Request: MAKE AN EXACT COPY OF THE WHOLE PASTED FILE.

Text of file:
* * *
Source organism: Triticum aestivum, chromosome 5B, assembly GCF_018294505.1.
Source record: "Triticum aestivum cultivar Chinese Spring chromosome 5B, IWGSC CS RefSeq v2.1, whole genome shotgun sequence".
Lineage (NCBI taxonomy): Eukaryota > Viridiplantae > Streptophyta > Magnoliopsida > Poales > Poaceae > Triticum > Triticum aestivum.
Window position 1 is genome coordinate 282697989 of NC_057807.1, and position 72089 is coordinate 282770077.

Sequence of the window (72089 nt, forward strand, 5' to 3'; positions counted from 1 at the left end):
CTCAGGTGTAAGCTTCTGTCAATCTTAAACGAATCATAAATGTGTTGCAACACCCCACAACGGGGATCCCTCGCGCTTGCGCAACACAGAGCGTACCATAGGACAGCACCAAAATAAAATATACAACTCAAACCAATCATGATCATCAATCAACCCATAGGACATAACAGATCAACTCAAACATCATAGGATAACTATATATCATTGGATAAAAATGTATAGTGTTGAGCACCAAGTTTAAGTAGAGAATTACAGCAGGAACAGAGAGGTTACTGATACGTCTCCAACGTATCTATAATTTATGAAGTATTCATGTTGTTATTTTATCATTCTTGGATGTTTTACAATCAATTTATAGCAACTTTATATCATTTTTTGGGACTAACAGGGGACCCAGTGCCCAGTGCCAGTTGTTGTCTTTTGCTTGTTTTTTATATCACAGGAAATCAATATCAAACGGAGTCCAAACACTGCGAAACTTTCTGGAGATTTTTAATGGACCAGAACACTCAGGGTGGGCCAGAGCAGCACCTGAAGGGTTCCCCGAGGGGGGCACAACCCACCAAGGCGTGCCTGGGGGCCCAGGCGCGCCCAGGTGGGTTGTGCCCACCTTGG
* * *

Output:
Source organism: Triticum aestivum, chromosome 5B, assembly GCF_018294505.1.
Source record: "Triticum aestivum cultivar Chinese Spring chromosome 5B, IWGSC CS RefSeq v2.1, whole genome shotgun sequence".
Lineage (NCBI taxonomy): Eukaryota > Viridiplantae > Streptophyta > Magnoliopsida > Poales > Poaceae > Triticum > Triticum aestivum.
Window position 1 is genome coordinate 282697989 of NC_057807.1, and position 72089 is coordinate 282770077.

Sequence of the window (72089 nt, forward strand, 5' to 3'; positions counted from 1 at the left end):
CTCAGGTGTAAGCTTCTGTCAATCTTAAACGAATCATAAATGTGTTGCAACACCCCACAACGGGGATCCCTCGCGCTTGCGCAACACAGAGCGTACCATAGGACAGCACCAAAATAAAATATACAACTCAAACCAATCATGATCATCAATCAACCCATAGGACATAACAGATCAACTCAAACATCATAGGATAACTATATATCATTGGATAAAAATGTATAGTGTTGAGCACCAAGTTTAAGTAGAGAATTACAGCAGGAACAGAGAGGTTACTGATACGTCTCCAACGTATCTATAATTTATGAAGTATTCATGTTGTTATTTTATCATTCTTGGATGTTTTACAATCAATTTATAGCAACTTTATATCATTTTTTGGGACTAACAGGGGACCCAGTGCCCAGTGCCAGTTGTTGTCTTTTGCTTGTTTTTTATATCACAGGAAATCAATATCAAACGGAGTCCAAACACTGCGAAACTTTCTGGAGATTTTTAATGGACCAGAACACTCAGGGTGGGCCAGAGCAGCACCTGAAGGGTTCCCCGAGGGGGGCACAACCCACCAAGGCGTGCCTGGGGGCCCAGGCGCGCCCAGGTGGGTTGTGCCCACCTTGG